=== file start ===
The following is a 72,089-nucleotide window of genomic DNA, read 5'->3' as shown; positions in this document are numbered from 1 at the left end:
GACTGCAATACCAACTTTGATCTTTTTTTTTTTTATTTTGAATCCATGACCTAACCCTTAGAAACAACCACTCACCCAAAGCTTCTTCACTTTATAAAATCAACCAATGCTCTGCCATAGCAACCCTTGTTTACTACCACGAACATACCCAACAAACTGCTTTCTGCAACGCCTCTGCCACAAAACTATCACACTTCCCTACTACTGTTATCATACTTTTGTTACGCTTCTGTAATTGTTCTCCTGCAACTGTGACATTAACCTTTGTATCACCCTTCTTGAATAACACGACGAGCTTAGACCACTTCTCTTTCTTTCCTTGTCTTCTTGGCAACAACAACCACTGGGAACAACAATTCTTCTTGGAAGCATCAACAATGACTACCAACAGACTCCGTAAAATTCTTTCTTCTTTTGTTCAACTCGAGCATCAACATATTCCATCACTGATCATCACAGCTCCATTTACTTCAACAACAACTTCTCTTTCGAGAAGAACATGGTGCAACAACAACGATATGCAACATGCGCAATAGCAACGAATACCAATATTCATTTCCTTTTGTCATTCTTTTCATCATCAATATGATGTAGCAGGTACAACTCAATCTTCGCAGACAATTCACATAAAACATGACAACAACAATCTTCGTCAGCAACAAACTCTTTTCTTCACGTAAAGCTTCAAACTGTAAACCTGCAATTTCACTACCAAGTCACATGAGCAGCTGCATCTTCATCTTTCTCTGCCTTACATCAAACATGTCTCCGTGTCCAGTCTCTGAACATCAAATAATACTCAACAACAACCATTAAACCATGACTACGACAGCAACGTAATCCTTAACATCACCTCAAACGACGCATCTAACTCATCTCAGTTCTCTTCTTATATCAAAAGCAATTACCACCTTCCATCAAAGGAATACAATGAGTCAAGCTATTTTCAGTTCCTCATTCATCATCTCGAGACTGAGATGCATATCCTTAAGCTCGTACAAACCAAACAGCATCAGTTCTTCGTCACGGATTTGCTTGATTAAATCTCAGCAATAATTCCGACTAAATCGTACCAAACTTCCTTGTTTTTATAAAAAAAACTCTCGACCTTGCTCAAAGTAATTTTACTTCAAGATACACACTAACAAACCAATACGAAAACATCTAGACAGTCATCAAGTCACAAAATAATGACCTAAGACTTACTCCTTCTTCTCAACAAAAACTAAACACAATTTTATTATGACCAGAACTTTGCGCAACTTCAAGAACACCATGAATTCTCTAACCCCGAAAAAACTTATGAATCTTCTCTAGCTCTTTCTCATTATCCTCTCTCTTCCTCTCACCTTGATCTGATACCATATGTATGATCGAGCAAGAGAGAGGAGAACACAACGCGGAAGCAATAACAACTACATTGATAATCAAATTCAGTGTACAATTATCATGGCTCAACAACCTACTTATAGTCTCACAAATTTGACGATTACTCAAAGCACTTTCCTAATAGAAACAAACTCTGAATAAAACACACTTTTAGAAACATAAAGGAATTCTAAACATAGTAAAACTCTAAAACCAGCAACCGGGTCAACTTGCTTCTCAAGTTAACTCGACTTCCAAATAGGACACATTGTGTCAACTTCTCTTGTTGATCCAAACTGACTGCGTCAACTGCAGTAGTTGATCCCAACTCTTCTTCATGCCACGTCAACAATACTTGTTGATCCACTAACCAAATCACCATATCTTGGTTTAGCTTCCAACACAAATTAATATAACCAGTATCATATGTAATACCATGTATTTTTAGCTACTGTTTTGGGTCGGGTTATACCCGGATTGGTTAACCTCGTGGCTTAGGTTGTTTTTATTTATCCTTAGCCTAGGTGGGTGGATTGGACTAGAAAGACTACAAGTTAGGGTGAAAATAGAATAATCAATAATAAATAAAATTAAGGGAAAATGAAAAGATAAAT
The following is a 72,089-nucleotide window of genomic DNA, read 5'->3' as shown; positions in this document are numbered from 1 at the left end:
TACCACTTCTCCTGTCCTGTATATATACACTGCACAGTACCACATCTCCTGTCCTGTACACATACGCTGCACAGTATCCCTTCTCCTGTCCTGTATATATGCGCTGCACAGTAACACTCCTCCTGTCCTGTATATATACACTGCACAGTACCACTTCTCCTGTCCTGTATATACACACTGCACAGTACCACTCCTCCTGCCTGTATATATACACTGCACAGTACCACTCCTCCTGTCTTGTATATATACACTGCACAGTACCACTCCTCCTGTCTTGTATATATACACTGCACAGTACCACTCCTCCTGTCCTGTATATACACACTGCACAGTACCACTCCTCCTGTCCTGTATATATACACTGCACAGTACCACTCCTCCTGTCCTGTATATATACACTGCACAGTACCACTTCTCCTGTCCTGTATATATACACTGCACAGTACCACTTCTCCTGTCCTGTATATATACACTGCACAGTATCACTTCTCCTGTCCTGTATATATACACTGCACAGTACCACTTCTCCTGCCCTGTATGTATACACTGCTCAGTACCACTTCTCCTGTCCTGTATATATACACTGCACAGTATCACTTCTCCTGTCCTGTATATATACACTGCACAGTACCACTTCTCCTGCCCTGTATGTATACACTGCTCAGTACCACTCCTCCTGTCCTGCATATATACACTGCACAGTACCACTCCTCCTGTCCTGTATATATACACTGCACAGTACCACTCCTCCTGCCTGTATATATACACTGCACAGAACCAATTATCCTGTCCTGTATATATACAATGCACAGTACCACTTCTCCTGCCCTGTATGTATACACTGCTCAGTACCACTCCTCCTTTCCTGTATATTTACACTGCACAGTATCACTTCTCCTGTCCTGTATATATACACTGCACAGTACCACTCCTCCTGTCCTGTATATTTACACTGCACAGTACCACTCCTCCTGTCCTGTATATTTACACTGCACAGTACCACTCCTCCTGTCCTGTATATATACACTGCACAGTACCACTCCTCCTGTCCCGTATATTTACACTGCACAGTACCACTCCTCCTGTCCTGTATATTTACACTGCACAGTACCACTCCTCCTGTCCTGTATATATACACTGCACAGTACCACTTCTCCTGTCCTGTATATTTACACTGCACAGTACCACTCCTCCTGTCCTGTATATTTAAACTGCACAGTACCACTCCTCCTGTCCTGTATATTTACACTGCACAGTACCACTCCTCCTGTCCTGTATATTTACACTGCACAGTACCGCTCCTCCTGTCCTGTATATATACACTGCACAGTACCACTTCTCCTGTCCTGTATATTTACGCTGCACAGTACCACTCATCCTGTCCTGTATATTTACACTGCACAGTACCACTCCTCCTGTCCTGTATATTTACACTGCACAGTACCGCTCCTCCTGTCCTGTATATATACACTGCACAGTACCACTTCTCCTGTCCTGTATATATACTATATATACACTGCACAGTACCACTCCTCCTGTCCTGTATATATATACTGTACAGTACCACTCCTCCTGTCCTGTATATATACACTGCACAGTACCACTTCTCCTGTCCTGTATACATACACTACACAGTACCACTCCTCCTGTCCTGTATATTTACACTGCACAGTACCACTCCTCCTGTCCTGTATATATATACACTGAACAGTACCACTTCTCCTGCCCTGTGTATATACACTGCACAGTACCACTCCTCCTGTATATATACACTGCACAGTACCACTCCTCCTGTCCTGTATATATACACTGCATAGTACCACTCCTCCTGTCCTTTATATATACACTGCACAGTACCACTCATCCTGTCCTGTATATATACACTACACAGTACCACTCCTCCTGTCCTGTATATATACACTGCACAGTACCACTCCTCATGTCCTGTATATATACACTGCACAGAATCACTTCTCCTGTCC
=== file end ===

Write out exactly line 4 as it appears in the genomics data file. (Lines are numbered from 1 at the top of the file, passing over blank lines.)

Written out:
TACCACTTCTCCTGTCCTGTATATATACACTGCACAGTACCACATCTCCTGTCCTGTACACATACGCTGCACAGTATCCCTTCTCCTGTCCTGTATATATGCGCTGCACAGTAACACTCCTCCTGTCCTGTATATATACACTGCACAGTACCACTTCTCCTGTCCTGTATATACACACTGCACAGTACCACTCCTCCTGCCTGTATATATACACTGCACAGTACCACTCCTCCTGTCTTGTATATATACACTGCACAGTACCACTCCTCCTGTCTTGTATATATACACTGCACAGTACCACTCCTCCTGTCCTGTATATACACACTGCACAGTACCACTCCTCCTGTCCTGTATATATACACTGCACAGTACCACTCCTCCTGTCCTGTATATATACACTGCACAGTACCACTTCTCCTGTCCTGTATATATACACTGCACAGTACCACTTCTCCTGTCCTGTATATATACACTGCACAGTATCACTTCTCCTGTCCTGTATATATACACTGCACAGTACCACTTCTCCTGCCCTGTATGTATACACTGCTCAGTACCACTTCTCCTGTCCTGTATATATACACTGCACAGTATCACTTCTCCTGTCCTGTATATATACACTGCACAGTACCACTTCTCCTGCCCTGTATGTATACACTGCTCAGTACCACTCCTCCTGTCCTGCATATATACACTGCACAGTACCACTCCTCCTGTCCTGTATATATACACTGCACAGTACCACTCCTCCTGCCTGTATATATACACTGCACAGAACCAATTATCCTGTCCTGTATATATACAATGCACAGTACCACTTCTCCTGCCCTGTATGTATACACTGCTCAGTACCACTCCTCCTTTCCTGTATATTTACACTGCACAGTATCACTTCTCCTGTCCTGTATATATACACTGCACAGTACCACTCCTCCTGTCCTGTATATTTACACTGCACAGTACCACTCCTCCTGTCCTGTATATTTACACTGCACAGTACCACTCCTCCTGTCCTGTATATATACACTGCACAGTACCACTCCTCCTGTCCCGTATATTTACACTGCACAGTACCACTCCTCCTGTCCTGTATATTTACACTGCACAGTACCACTCCTCCTGTCCTGTATATATACACTGCACAGTACCACTTCTCCTGTCCTGTATATTTACACTGCACAGTACCACTCCTCCTGTCCTGTATATTTAAACTGCACAGTACCACTCCTCCTGTCCTGTATATTTACACTGCACAGTACCACTCCTCCTGTCCTGTATATTTACACTGCACAGTACCGCTCCTCCTGTCCTGTATATATACACTGCACAGTACCACTTCTCCTGTCCTGTATATTTACGCTGCACAGTACCACTCATCCTGTCCTGTATATTTACACTGCACAGTACCACTCCTCCTGTCCTGTATATTTACACTGCACAGTACCGCTCCTCCTGTCCTGTATATATACACTGCACAGTACCACTTCTCCTGTCCTGTATATATACTATATATACACTGCACAGTACCACTCCTCCTGTCCTGTATATATATACTGTACAGTACCACTCCTCCTGTCCTGTATATATACACTGCACAGTACCACTTCTCCTGTCCTGTATACATACACTACACAGTACCACTCCTCCTGTCCTGTATATTTACACTGCACAGTACCACTCCTCCTGTCCTGTATATATATACACTGAACAGTACCACTTCTCCTGCCCTGTGTATATACACTGCACAGTACCACTCCTCCTGTATATATACACTGCACAGTACCACTCCTCCTGTCCTGTATATATACACTGCATAGTACCACTCCTCCTGTCCTTTATATATACACTGCACAGTACCACTCATCCTGTCCTGTATATATACACTACACAGTACCACTCCTCCTGTCCTGTATATATACACTGCACAGTACCACTCCTCATGTCCTGTATATATACACTGCACAGAATCACTTCTCCTGTCC